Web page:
I also find it mildly entertaining to fill my pack with bags of muesli and rice to get the weight up.
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Food

In an attempt to get the best calories per gram for food I actually like I have a spreadsheet to add the information to. This also includes macronutrient content so that I can try and have enough carbohydrate during the day and fill up on protein and fat at night. Dehydrated foods seem the best option. John, Simon and I got together and had an MDS picnic (whilst watching Genis’ webinar) to try a few. We tried four. For me – two were ok, even pretty nice – one was unpleasant but edible and the fourth just revolting!! I love my food and will eat most things but am at my fussiest when I am tired. So it is going to be really important for me psychologically to know that I’m going to eat food I like at the end of each day in the desert. While it is expensive to keep trying these dehydrated foods I need to find another that I like. I have sorted my snacks though. 9bar! I love them! The peanut ones are 290kcal for 50g weight and they taste like food not just energy goo. I am also taking some pumpkin bars (250kcal/50g) and the breakfast bars. Twiglets, jelly beans, granola, allsports desert survival formula and pot noodle will constitute the rest of my food in the desert.

Cycling

Riding my bike has been on the back burner with run training taking priority. The last few weeks have been me on my bike more often, mostly for active travel. I have really enjoyed it. It is in addition to my runs but I feel like it has taken pressure off running somehow.

MDS dreams

Scorpions, being hungry, being stuck on a treadmill going nowhere….are featuring in my dreams during the last week! I can tell the event is getting closer…..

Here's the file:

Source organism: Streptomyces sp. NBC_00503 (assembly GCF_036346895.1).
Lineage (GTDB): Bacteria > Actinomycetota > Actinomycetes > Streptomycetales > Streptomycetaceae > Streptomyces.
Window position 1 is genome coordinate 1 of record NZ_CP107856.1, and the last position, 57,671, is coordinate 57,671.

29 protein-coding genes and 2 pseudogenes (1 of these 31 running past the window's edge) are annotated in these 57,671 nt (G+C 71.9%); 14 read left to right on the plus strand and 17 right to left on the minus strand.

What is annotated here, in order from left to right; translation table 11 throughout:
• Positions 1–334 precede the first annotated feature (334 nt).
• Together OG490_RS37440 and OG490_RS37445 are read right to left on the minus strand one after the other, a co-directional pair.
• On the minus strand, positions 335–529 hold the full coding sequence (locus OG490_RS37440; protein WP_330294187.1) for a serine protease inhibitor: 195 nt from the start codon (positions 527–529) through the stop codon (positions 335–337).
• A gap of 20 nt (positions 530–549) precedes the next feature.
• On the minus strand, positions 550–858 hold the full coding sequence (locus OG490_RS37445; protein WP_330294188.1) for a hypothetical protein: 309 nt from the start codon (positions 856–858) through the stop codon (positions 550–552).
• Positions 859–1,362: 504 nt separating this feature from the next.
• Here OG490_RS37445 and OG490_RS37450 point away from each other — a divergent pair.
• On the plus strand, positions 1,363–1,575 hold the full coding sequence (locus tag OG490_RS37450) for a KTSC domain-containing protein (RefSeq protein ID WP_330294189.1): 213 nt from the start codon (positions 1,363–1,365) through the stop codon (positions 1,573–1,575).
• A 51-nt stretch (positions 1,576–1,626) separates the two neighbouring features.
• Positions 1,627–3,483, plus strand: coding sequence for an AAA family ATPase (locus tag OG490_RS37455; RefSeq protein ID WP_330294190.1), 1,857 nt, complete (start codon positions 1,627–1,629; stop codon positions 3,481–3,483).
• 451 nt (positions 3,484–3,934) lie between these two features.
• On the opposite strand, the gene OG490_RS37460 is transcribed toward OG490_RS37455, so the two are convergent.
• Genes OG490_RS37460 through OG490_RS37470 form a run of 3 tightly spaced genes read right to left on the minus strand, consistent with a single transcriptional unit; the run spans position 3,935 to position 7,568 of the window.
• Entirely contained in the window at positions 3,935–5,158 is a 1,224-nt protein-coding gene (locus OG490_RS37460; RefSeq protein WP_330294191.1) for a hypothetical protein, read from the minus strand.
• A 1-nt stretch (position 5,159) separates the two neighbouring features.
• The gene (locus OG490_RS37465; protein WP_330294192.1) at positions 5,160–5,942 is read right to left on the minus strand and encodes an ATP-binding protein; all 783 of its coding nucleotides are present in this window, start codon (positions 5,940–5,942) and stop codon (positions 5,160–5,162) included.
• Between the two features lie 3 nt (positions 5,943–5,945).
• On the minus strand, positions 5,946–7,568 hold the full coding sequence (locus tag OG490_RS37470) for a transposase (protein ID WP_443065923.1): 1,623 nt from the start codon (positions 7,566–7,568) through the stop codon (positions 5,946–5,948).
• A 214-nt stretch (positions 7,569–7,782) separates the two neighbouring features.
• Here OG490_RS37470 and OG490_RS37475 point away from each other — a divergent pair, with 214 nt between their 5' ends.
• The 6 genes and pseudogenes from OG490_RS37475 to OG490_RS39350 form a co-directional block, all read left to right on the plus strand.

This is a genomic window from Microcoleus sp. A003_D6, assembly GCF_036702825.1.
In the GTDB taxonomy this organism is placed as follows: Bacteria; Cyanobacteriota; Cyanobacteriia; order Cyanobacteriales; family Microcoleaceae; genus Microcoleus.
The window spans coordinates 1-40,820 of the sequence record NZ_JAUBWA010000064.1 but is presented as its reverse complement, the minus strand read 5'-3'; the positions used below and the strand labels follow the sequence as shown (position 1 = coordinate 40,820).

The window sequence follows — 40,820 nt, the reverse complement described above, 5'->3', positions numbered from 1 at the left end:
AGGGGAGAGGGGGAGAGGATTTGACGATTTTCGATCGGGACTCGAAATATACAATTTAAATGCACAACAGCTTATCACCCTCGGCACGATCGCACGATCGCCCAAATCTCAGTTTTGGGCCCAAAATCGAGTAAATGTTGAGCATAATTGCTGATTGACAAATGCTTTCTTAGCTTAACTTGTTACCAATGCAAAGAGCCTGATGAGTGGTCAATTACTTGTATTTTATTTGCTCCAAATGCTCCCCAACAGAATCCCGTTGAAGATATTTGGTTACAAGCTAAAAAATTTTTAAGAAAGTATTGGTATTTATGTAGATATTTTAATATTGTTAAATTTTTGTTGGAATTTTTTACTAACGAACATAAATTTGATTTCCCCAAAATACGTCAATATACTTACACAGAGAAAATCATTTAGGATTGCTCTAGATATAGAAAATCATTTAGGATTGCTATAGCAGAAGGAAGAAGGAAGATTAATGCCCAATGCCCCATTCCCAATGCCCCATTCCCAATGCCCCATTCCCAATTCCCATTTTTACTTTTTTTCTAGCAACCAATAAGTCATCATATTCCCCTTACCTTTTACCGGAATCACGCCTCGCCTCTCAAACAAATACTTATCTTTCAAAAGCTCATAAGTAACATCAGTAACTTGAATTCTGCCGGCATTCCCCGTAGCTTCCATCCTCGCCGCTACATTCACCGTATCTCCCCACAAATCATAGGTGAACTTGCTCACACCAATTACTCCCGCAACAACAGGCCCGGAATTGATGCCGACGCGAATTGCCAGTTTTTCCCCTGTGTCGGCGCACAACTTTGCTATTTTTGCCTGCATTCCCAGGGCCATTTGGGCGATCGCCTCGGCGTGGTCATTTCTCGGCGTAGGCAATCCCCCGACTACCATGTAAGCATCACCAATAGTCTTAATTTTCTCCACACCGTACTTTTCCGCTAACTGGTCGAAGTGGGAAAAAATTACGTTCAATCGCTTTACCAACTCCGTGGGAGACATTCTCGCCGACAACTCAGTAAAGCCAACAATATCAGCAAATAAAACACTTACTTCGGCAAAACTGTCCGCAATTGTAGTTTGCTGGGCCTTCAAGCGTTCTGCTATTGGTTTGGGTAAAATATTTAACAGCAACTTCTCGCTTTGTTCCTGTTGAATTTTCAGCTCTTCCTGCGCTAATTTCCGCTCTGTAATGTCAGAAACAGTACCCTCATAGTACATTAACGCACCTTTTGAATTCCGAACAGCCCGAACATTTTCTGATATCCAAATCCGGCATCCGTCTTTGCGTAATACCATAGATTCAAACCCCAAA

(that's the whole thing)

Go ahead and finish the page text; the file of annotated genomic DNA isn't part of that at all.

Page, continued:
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How many miles?

Many people have asked me what the format is for the Marathon des Sables – is it a marathon every day? Sort of…..The exact distance and route for this years Marathon des Sables is not announced until we (the competitors) arrive in the desert. To give you an idea, this is what the 2014 race looked like:

  • Day 1 – 34km (21.3 miles)
  • Day 2 – 41km (25.6 miles)
  • Day 3 – 37.5km (23.4 miles)
  • Day 4 – 81.5km  (50.9 miles)
  • Day 5 – rest day (but only once I have finished day 4 – which could be during this day!)
  • Day 6 – 42.2km (26.4 miles)
  • Day 7 – charity walk (!) Back to the bus 7.7 km (4.8 miles)

Total 152.4 miles!!!

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The 2015 route will not be the same but the format will likely be similar. Now you can all share the miles with me! My race number is 0414. Once the race starts you will be able to track me online (I will send all the details round again before I leave).

A couple of people have said that they would like to sponsor me by the mile for the Intensive Care Foundation. Just Giving cannot process this on their site – they can only take payment at the time of the sponsorship pledge. If anyone would like to pledge per mile, you could comment on this blog post and then donate via http://www.justgiving.com/michellemorris-mds when I complete the event. This way you can experience every mile with me from your pockets!

Please pledge your donation in the ‘Leave your reply’ box below.

Some suggestions:

  • 1p per mile = £1.50
  • 5p per mile = £7.50
  • 10p per mile = £15.00
  • 20p per mile = £30.00
  • 50p per mile = £75.00

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February 13, 2015 · 8:56 pm

Snow is like sand….right?

Merry Christmas and a Happy New Year all.

It’s been a busy few weeks of running…and eating….and socialising! I am feeling happy with how my training and preparation is going despite some recent over indulgence!!

Is it all going according to plan?